The lawsuit had claimed trademark infringement and misappropriation of the manager's name.
ST. LOUIS -- St. Louis Cardinals manager Tony La Russa quietly has dropped his lawsuit against the social networking site Twitter Inc.
A one-paragraph statement filed June 26 with the U.S. District Court in San Francisco said La Russa had dropped all claims -- and that San Francisco-based Twitter did not compensate him in exchange. It also said he could not refile the same complaint.
Calls and e-mails to La Russa's attorney, Gregory McCoy, and to Twitter co-founder Biz Stone, were not returned Tuesday. Twitter attorney Rodger Cole said in an e-mail that he was not authorized to discuss the case.
La Russa's lawsuit, originally filed in San Francisco Superior Court in May and transferred to federal court on June 5, alleged trademark infringement, "cybersquatting" and misappropriation of his name. It claimed an unauthorized page that used his name caused emotional distress by making light of his DUI charge and the deaths of two Cardinals pitchers in recent seasons.
La Russa said June 5 that he and Twitter had reached a settlement, with Twitter agreeing to pay legal fees and make a donation to his California-based Animal Rescue Foundation.
But Twitter, in a blog posting, said there was no settlement.
Corynne McSherry, a lawyer who's been following the case for the Electronic Frontier Foundation, said ending the short-lived suit was a "very sensible thing to do." The foundation consists of lawyers and activists protecting fair use and free speech on the Internet.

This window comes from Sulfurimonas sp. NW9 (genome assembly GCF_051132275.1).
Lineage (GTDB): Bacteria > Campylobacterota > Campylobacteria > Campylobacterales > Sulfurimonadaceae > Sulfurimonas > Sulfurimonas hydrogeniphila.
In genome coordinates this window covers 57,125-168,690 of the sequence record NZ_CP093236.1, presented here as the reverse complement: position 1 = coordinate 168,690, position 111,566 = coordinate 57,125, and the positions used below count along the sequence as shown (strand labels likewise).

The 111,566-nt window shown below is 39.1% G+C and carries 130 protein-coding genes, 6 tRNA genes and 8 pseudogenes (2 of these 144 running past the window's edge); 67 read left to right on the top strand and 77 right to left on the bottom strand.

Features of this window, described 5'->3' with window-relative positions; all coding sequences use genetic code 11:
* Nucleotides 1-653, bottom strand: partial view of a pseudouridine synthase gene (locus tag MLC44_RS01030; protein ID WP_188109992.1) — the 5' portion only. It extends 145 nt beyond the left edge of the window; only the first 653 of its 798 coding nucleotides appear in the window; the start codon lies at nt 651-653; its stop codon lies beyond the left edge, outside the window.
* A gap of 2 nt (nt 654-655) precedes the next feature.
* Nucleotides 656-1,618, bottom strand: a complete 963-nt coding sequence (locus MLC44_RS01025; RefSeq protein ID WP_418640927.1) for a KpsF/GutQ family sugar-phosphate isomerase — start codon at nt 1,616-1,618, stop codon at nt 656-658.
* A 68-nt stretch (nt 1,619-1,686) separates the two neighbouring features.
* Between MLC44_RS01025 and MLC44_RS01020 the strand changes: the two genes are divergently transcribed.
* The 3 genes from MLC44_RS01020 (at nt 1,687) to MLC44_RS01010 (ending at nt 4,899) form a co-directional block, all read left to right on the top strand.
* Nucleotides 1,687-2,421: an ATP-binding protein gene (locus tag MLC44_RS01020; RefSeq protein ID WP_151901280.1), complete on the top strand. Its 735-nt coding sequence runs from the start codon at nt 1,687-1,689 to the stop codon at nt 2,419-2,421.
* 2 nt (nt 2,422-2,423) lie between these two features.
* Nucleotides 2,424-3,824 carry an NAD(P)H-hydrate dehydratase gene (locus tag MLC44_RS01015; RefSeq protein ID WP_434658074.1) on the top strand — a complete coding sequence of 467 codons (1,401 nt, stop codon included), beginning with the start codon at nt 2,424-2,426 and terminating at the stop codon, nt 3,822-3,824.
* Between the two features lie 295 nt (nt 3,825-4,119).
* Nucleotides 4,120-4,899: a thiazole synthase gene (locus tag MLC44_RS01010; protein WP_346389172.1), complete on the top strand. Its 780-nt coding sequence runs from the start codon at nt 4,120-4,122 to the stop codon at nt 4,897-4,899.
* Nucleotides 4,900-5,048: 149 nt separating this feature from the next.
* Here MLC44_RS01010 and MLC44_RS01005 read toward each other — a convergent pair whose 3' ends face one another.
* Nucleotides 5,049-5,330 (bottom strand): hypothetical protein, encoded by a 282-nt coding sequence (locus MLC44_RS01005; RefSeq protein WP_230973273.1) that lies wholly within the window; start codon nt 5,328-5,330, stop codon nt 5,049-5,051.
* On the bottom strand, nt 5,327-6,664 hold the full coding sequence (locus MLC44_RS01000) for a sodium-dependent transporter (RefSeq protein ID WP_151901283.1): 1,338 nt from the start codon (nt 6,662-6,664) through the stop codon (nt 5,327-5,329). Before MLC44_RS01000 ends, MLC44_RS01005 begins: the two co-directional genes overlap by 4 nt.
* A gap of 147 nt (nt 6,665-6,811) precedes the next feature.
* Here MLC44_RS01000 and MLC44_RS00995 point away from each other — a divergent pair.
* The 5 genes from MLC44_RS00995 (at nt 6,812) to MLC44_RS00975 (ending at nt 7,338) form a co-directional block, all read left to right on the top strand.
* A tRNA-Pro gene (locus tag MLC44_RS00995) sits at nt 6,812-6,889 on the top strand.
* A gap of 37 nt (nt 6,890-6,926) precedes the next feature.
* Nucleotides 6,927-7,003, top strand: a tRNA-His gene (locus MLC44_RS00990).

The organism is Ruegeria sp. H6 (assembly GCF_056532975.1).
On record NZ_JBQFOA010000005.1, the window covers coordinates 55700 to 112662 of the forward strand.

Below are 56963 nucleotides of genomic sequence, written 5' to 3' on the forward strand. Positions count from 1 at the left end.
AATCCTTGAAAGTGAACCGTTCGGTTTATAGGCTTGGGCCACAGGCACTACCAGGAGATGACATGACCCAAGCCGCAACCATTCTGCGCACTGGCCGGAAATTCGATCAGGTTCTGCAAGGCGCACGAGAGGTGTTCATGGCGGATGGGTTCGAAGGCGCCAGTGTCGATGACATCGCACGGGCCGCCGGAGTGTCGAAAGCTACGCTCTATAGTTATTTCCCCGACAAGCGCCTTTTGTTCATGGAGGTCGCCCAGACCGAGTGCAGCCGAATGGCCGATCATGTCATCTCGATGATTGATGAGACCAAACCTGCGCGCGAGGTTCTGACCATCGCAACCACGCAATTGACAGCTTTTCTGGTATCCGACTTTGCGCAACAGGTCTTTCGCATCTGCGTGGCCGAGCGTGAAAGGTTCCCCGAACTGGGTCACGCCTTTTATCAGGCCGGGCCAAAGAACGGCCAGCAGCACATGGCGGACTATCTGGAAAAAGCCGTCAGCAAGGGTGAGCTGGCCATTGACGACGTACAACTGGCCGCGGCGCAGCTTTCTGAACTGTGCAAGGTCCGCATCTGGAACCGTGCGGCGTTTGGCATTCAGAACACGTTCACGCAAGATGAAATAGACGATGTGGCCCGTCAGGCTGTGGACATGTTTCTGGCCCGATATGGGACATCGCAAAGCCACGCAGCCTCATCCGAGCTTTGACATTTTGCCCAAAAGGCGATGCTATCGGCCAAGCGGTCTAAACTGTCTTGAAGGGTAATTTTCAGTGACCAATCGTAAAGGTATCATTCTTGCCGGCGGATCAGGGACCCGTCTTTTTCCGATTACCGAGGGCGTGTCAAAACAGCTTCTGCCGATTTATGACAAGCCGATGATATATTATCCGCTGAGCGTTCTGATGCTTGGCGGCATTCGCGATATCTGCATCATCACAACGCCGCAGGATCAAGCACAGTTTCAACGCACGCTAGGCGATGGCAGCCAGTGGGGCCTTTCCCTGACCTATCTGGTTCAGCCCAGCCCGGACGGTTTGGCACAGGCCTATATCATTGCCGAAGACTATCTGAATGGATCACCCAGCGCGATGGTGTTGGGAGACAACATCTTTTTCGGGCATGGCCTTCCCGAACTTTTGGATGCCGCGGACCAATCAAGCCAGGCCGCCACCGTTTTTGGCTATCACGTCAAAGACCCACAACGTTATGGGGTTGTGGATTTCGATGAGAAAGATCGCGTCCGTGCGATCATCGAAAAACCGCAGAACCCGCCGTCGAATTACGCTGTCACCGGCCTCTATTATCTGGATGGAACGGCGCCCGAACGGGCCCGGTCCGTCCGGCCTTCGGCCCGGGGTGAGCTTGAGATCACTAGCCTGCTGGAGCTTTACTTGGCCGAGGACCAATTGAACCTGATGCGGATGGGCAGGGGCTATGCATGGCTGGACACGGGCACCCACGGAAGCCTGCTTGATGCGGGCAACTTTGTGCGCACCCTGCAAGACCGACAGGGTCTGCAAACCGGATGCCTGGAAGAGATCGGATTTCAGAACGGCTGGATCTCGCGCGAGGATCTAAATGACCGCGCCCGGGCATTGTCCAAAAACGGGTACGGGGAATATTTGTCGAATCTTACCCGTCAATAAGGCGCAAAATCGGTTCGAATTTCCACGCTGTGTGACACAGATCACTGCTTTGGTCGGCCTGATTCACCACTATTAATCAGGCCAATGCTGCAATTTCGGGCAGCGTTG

"The claims were weak at best, simply not allowable ... and would completely lose at the end of the day," she said. "It really should not have been brought in the first place. Wiser heads prevailed."
The impostor's Twitter account bearing La Russa's name is no longer active. The lawsuit included a screen shot of three tweets. One posted on April 19 said: "Lost 2 out of 3, but we made it out of Chicago without one drunk driving incident or dead pitcher."
Cardinals pitcher Darryl Kile died of a heart condition in his Chicago hotel room in 2002. Cardinals reliever Josh Hancock died in an auto accident in April 2007, and the medical examiner measured his blood-alcohol level at 0.157 -- nearly twice the legal limit.
In March 2007, La Russa was found sleeping behind the wheel of a running sport utility vehicle during spring training with a blood-alcohol level of 0.093 percent. He pleaded guilty to a misdemeanor charge of driving under the influence.
La Russa's lawsuit said the page bearing his name was hurtful to the 64-year-old manager, who has led the Cardinals since 1996.